HIV and Covid-19: retrospective analysis of hospitalized patients

Clinical results for PLHIV hospitalized for Covid-19 have shown mixed results. Data from the OpenSAFELY study shows that HIV patients have a 2.9-fold risk of death linked to Covid-19 and in the Isarik cohort, the authors find a hazard ratio of 1.49 in terms of mortality at J28. Via a retrospective multicenter analysis of matched cohorts in the United Kingdom, this study aimed to estimate the effect of HIV status on the outcome of hospitalized Covid-19 patients.

Index cases were HIV + patients Covid-19 PCR + hospitalized between 1 st  February and 31 May 2020. The negative patients were matched for PLHIV to a ratio of 3: 1 of 6 sites in England, site hospital, date of test ± 7 days, age ± 5 years, sex. The primary endpoint was patients achieving ≥ 2 points improvement on the WHO 7 point scale or discharge from the hospital. Baseline characteristics and outcomes were analyzed by stratified Cox proportional hazards regression. The model was fitted for ethnicity, clinical frailty score, body mass index, baseline hypoxia, duration of symptoms, hypertension, diabetes, malignancy, heart, lung, and kidney disease.

68 PLHIV and 181 HIV-negative patients were included out of 6,612 hospitalized patients over the period, in the different sites.

Patients since HIV diagnosis, CD4 at 352 / mm 3 , 97.1% have an undetectable viral load <200 copies / mL and 47.6% were on integrase inhibitors.

In terms of initial characteristics or comorbidities, PLHIV is, compared to subjects not infected with HIV, more frequently with end-stage renal impairment or on dialysis, with Child B or C hepatic impairment, with a higher frailty score, and more often black/other minority.

On the criterion “improvement ≥ 2 points on the WHO 7-point scale or discharge from the hospital”, the results are as follows:

PLHIV had a hazard ratio of 0.57 ( 95 CI: 0.39-0.85; p = 0.005) of achieving a 2-point improvement or discharge from hospital compared to HIV-negative patients. HIV. On the other hand, no difference in mortality at D28 between the 2 groups.

The effect of HIV status is attenuated (aHR = 0.70; 95 CI  : 0.43-1.17; p = 0.18) after adjustment in the multivariate model with the frailty score (aHR = 0.79; CI 95  : 0.65-0.95; p = 0.011), have an active cancer (aHR = 0.37; CI 95  : 0.17-0.82; p = 0.01) or a BMI < 25 (aHR = 0.46; CI 95  : 0.21-0.99; p = 0.047) having a greater impact on the primary endpoint. In terms of secondary endpoints, there is no difference in death or use of mechanical ventilation or improvement in WHO criteria on D28.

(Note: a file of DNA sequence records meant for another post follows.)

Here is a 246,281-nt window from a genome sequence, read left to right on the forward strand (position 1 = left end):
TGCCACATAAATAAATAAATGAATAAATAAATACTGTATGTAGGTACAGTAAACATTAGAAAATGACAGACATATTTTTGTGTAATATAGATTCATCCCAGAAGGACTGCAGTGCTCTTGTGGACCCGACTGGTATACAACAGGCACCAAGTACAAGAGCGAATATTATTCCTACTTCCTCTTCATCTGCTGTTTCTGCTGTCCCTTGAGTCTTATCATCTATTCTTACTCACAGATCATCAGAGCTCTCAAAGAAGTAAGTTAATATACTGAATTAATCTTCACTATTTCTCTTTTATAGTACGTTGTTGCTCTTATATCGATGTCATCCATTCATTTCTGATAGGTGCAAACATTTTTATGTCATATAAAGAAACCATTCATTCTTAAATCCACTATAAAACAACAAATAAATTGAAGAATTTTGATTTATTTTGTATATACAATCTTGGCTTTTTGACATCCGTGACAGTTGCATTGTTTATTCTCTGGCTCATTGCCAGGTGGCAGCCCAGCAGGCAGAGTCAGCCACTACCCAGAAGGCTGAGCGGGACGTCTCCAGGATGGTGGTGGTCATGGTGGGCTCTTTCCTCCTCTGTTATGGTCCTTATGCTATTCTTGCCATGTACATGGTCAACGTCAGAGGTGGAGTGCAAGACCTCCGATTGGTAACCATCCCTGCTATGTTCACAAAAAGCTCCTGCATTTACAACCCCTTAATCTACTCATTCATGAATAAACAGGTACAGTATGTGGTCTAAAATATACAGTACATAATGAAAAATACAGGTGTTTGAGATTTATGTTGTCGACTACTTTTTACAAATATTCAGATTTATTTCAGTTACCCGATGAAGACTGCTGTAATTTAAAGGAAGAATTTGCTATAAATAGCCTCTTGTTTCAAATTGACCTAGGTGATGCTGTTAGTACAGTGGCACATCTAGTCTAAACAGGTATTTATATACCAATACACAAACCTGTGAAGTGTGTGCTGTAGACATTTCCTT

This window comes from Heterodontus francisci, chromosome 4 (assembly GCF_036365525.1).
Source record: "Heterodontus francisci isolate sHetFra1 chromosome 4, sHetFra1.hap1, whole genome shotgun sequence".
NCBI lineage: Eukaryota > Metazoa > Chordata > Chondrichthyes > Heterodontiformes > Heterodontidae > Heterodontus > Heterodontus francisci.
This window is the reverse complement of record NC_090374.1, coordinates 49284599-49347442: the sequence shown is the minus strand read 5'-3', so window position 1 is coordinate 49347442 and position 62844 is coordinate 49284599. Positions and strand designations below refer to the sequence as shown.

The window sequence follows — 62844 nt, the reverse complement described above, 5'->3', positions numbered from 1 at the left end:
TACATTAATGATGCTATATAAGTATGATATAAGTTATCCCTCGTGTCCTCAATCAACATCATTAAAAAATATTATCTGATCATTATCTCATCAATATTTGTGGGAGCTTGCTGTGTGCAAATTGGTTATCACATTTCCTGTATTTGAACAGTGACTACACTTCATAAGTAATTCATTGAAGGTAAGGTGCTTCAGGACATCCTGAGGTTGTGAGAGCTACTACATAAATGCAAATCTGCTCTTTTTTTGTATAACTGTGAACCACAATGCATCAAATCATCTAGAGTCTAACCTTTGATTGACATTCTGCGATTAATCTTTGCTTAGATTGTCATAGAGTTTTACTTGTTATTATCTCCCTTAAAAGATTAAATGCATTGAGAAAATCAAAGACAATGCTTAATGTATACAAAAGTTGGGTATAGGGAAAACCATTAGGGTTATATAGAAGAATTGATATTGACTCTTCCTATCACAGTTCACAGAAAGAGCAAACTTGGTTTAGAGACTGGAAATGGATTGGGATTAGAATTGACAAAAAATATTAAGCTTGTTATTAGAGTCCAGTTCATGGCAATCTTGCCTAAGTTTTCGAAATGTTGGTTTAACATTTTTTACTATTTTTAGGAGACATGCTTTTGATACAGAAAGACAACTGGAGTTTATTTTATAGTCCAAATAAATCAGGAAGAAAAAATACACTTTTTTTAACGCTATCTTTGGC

Although PLHIV is less likely to achieve improvement or discharge from hospital, after adjustment, the effect of HIV status is lessened. Increased baseline fragility and active malignant tumors remain associated with poorer outcomes for Covid-19.

Abdoul (assumed name), a homeless and undocumented Moroccan in Spain, has survived since last November without his diabetes medication.

As soon as he came of age, Abdoul decided to leave Morocco to join Spain via the Canary Islands, in order to build a better future. Rescued on November 7 by the emergency services, he stayed for 28 days in the Arguineguín detention center, before being accommodated in a hotel where catering conditions were difficult.

After losing consciousness, he was transported to a health center where he was diagnosed with type II diabetes. In the process, he lost his cell phone and the little money he had. “I fainted up to three times and no one cared about my state of health or provided me with any necessary medication,” he laments.

After repeatedly asking for better treatment, Abdoul, against all odds, tested positive for Covid-19, without any apparent symptoms, then was placed in quarantine for an unusually long period of time.

Last month, a ruptured pipe flooded the new camp he was transferred to with sewage, forcing staff to group them into a single tent, in violation of sanitary protocol. Pushed to leave, he left the center with other residents, before asking to come back. But the authorities at the center refused him, which forced him to return to live on the streets. And it was there that he had a new crisis of diabetes and was taken care of by the center.

Today, Abdoul controls his sugar consumption, takes his tablets regularly. If he was still on the streets, his health problems could very well have cost him his life.